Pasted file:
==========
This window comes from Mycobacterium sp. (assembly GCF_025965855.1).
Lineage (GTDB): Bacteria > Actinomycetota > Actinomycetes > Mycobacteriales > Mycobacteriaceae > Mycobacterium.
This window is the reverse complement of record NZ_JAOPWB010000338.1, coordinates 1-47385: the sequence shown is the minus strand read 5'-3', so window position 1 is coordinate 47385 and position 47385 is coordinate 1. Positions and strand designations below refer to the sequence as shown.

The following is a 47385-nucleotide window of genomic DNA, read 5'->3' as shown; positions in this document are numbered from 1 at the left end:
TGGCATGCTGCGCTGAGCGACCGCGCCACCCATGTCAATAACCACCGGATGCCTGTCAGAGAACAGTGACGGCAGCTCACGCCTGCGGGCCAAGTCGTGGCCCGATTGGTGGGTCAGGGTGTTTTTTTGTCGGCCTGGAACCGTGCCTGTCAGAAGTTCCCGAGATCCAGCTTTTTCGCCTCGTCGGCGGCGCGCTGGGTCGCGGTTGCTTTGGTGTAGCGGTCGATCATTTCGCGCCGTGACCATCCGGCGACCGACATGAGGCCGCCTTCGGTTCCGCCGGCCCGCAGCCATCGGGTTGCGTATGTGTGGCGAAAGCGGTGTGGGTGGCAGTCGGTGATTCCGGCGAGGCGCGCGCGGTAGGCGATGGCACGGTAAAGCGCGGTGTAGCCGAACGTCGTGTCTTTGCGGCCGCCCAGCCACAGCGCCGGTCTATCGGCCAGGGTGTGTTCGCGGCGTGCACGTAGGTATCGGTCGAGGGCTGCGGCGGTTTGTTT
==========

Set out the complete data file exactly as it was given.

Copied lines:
This window comes from Mycobacterium sp. (assembly GCF_025965855.1).
Lineage (GTDB): Bacteria > Actinomycetota > Actinomycetes > Mycobacteriales > Mycobacteriaceae > Mycobacterium.
This window is the reverse complement of record NZ_JAOPWB010000338.1, coordinates 1-47385: the sequence shown is the minus strand read 5'-3', so window position 1 is coordinate 47385 and position 47385 is coordinate 1. Positions and strand designations below refer to the sequence as shown.

The following is a 47385-nucleotide window of genomic DNA, read 5'->3' as shown; positions in this document are numbered from 1 at the left end:
TGGCATGCTGCGCTGAGCGACCGCGCCACCCATGTCAATAACCACCGGATGCCTGTCAGAGAACAGTGACGGCAGCTCACGCCTGCGGGCCAAGTCGTGGCCCGATTGGTGGGTCAGGGTGTTTTTTTGTCGGCCTGGAACCGTGCCTGTCAGAAGTTCCCGAGATCCAGCTTTTTCGCCTCGTCGGCGGCGCGCTGGGTCGCGGTTGCTTTGGTGTAGCGGTCGATCATTTCGCGCCGTGACCATCCGGCGACCGACATGAGGCCGCCTTCGGTTCCGCCGGCCCGCAGCCATCGGGTTGCGTATGTGTGGCGAAAGCGGTGTGGGTGGCAGTCGGTGATTCCGGCGAGGCGCGCGCGGTAGGCGATGGCACGGTAAAGCGCGGTGTAGCCGAACGTCGTGTCTTTGCGGCCGCCCAGCCACAGCGCCGGTCTATCGGCCAGGGTGTGTTCGCGGCGTGCACGTAGGTATCGGTCGAGGGCTGCGGCGGTTTGTTT